ヤクザの分割 Japan’s Gangsters Find Extortion No Longer Pays, Forcing Yakuza Split

Yamaguchi-gumi

The Yamaguchi-gumi was founded in Kobe in 1915 by Harukichi Yamaguchi as an association of Harukichi_Yamaguchidockworkers. The man credited with building the Yamaguchi-gumi into Japan’s largest yakuza syndicate was Kazuo Taoka, the charismatic third don dubbed ‘the bear’ for clawing his opponent’s eyes during brawls.

Alexander Martin reports: The Yamaguchi-gumi, Japan’s largest and most powerful yakuza crime syndicate, is undergoing a major split on its 100th anniversary after years of police crackdowns and financial strains.

YAKUZA-WSJ

“Such exploits furnished material for countless yakuza movies over the years, some of which implicitly celebrated the gangsters as upholders of traditional Japanese values of loyalty and sacrifice.”

Japanese police, fearing the outbreak of a bloody gang war, have been on alert since news broke in late August that groups within the Yamaguchi-gumi were parting ways with its sixth-generation don. The result is two groups– the Yamaguchi-gumi and a rival syndicate, both of which are based in central Japan.yakuza

“Even today, the existence of yakuza groups isn’t technically illegal. They have offices as well as fan magazines dedicated to their underworld endeavors.”

Experts say the split reflects the harsh environment facing the yakuza, Japan’s homegrown mafia, following a slew of anti-gang laws that have choked off their revenue.

“Clampdowns against the yakuza have been enforced at all points, making it increasingly difficult for them to rack up profits.”

— Yoshiaki Shinozaki, an attorney with decades of experience fighting organized crime

Once tacitly accepted as a necessary evil to handle society’s dirty work, the yakuza are now taboo for large corporations, and gang members are having more trouble extorting money through protection rackets or serving as muscle men in real-estate schemes.

The Yamaguchi-gumi was founded in Kobe in 1915 by Harukichi Yamaguchi as an association of dockworkers. The man credited with building the Yamaguchi-gumi into Japan’s largest yakuza syndicate was Kazuo Taoka, the charismatic third don dubbed “the bear” for clawing his opponent’s eyes during brawls.

“Once tacitly accepted as a necessary evil to handle society’s dirty work, the yakuza are now taboo for large corporations, and gang members are having more trouble extorting money through protection rackets or serving as muscle men in real-estate schemes.”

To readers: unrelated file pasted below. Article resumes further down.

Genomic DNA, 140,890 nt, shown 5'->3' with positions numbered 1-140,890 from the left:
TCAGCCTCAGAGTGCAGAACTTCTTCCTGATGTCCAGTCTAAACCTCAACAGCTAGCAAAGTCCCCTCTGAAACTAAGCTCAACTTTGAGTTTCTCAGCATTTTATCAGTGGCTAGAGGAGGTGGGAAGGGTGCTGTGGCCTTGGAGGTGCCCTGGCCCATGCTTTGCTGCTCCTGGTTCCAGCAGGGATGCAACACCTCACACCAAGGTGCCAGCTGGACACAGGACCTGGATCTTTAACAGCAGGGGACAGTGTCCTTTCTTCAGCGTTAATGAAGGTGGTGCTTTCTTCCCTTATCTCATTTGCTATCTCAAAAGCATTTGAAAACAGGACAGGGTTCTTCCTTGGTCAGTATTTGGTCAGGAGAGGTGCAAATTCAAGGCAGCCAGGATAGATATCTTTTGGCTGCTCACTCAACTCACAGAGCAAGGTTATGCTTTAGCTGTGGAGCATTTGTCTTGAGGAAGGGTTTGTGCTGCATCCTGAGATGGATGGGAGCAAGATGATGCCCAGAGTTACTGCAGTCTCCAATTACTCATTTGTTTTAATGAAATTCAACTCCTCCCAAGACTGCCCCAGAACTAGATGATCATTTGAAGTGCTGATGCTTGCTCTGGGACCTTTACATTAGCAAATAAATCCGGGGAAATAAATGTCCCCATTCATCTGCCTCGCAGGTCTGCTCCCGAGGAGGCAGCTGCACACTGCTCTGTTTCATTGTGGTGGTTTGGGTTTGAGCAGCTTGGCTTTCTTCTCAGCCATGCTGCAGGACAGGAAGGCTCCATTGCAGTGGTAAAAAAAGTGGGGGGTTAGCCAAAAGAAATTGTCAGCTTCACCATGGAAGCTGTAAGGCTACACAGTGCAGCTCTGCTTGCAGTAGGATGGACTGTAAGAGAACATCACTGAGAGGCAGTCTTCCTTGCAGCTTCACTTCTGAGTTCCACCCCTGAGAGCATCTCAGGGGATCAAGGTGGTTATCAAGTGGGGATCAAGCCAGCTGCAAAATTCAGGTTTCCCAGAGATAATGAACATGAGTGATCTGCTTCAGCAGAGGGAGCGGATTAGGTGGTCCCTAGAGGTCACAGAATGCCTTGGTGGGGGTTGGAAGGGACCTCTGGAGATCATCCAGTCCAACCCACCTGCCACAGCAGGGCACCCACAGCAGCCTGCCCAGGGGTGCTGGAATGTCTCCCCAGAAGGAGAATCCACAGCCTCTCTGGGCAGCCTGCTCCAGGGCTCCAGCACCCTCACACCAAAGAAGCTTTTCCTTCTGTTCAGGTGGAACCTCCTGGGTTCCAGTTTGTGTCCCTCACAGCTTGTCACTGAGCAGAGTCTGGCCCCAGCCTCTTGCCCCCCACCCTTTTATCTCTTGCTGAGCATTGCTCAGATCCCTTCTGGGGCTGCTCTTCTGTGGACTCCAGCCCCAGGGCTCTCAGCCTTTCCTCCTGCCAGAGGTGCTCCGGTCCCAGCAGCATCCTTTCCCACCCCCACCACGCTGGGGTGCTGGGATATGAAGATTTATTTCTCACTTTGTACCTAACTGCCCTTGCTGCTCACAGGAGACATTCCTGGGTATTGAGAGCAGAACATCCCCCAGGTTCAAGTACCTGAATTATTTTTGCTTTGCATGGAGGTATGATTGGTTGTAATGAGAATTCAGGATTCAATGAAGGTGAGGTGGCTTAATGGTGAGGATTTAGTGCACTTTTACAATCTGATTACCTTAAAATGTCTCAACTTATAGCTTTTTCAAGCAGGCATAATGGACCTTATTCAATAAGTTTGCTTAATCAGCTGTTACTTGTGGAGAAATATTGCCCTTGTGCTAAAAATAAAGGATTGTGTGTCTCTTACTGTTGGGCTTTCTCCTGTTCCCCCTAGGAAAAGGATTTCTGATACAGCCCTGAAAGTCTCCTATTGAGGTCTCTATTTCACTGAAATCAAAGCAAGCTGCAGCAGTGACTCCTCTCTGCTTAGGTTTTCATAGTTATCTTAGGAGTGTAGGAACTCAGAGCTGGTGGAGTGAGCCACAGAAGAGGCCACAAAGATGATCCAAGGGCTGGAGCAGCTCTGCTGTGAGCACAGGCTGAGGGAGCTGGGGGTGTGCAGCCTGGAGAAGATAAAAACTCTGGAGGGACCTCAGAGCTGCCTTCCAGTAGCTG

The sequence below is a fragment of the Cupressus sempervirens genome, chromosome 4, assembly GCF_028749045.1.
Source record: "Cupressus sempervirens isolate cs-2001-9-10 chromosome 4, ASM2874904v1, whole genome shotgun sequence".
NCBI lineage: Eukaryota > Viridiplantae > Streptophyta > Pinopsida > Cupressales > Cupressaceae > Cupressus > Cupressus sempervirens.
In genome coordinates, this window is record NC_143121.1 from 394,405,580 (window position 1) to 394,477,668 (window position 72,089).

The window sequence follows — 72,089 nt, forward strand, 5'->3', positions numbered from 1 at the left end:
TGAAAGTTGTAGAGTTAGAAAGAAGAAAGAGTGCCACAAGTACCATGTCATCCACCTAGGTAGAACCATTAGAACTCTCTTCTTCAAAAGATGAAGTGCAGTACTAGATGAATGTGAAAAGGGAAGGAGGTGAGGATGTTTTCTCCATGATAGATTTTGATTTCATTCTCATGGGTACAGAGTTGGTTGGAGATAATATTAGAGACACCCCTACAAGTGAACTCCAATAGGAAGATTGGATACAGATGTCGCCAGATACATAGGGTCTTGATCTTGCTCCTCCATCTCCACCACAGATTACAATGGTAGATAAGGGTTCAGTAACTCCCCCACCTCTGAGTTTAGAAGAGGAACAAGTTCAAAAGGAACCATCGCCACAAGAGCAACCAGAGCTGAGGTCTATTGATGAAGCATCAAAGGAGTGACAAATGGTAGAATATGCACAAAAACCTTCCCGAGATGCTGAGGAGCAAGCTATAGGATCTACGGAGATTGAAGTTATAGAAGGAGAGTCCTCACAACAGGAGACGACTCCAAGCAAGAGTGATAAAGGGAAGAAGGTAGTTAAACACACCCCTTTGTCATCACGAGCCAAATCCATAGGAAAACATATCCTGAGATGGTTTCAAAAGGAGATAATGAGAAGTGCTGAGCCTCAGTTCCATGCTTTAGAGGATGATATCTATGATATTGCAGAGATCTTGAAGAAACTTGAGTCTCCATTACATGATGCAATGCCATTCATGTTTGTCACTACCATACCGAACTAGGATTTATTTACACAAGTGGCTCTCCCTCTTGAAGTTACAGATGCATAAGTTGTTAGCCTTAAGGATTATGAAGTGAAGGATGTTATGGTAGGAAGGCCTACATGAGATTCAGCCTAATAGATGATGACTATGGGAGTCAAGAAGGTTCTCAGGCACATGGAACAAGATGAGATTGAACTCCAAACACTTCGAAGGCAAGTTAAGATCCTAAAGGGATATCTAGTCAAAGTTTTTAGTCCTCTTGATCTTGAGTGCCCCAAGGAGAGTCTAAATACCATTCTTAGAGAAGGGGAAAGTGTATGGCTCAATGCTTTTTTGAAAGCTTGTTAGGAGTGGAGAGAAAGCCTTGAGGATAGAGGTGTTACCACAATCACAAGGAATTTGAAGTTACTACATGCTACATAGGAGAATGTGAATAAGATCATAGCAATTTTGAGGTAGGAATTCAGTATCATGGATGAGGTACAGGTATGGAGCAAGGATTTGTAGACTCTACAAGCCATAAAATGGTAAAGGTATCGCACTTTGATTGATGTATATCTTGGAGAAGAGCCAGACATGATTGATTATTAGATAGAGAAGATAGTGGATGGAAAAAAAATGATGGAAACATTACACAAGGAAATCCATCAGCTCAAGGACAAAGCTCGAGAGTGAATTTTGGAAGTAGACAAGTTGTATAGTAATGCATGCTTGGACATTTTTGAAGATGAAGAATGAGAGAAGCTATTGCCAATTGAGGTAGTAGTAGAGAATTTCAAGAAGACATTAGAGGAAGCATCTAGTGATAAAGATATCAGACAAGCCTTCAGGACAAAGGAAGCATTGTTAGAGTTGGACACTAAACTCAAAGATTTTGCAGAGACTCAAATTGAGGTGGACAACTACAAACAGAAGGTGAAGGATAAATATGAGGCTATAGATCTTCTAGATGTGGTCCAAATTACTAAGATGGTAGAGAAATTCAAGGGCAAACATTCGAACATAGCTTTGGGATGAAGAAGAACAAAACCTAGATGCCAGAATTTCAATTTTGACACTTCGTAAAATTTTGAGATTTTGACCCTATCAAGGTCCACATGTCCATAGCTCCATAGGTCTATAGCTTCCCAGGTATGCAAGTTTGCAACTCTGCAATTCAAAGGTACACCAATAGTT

During Mr. Taoka’s reign from 1946 to his death in 1981, the Yamaguchi-gumi expanded its membership, developed ties with show business and spread its tentacles into political and financial circles.

Yakuza-02

“Public attitudes toward the yakuza hardened over the years. Racketeers known as sokaiya were especially feared by corporate Japan for extorting money by threatening to publicly humiliate and expose corporate secrets at annual shareholders meetings.”

Such exploits furnished material for countless yakuza movies over the years, some of which implicitly celebrated the gangsters as upholders of traditional Japanese values of loyalty and sacrifice. Even today, the existence of yakuza groups isn’t technically illegal. They have offices as well as fan magazines dedicated to their underworld endeavors.

Top members of the Yamaguchi-gumi arrive in Kobe in 1988 for the funeral for their boss, Masahisa Takenaka, who was killed by a splinter group’s gunman. Photo: Associated Press

Top members of the Yamaguchi-gumi arrive in Kobe in 1988 for the funeral for their boss, Masahisa Takenaka, who was killed by a splinter group’s gunman. Photo: Associated Press

“We will undermine them by moving ahead with strategic and focused crackdowns on both their human resources and funding sources.”

— Ichiro Kume, police chief of the prefecture that includes Kobe

But public attitudes toward the yakuza hardened over the years. Racketeers known as sokaiya were especially feared by corporate Japan for extorting money by threatening to publicly humiliate and expose corporate secrets at annual shareholders meetings. In 1997, the former chairman of Dai-Ichi Kangyo Bank (now part of Mizuho Financial Group) committed suicide after the bank was found to have lent tens of millions of dollars to a sokaiya leader.

[Read the full story here, at WSJ]

The government’s top spokesman, Yoshihide Suga, confirmed signs of recent disorder in the Yamaguchi-gumi and described them as an opportunity to weaken the groups.

“We will undermine them by moving ahead with strategic and focused crackdowns on both their human resources and funding sources,” said Ichiro Kume, police chief of the prefecture that includes Kobe.

Atsushi Mizoguchi, a nonfiction writer considered one of Japan’s foremost experts on organized crime, said two main factors are behind the rift in the Yamaguchi-gumi: resentment among some groups about dues that are funneled up to the leadership, and speculation that…(read more)

Source: WSJ

Write to Alexander Martin at alexander.martin@wsj.com


2 Comments on “ヤクザの分割 Japan’s Gangsters Find Extortion No Longer Pays, Forcing Yakuza Split”


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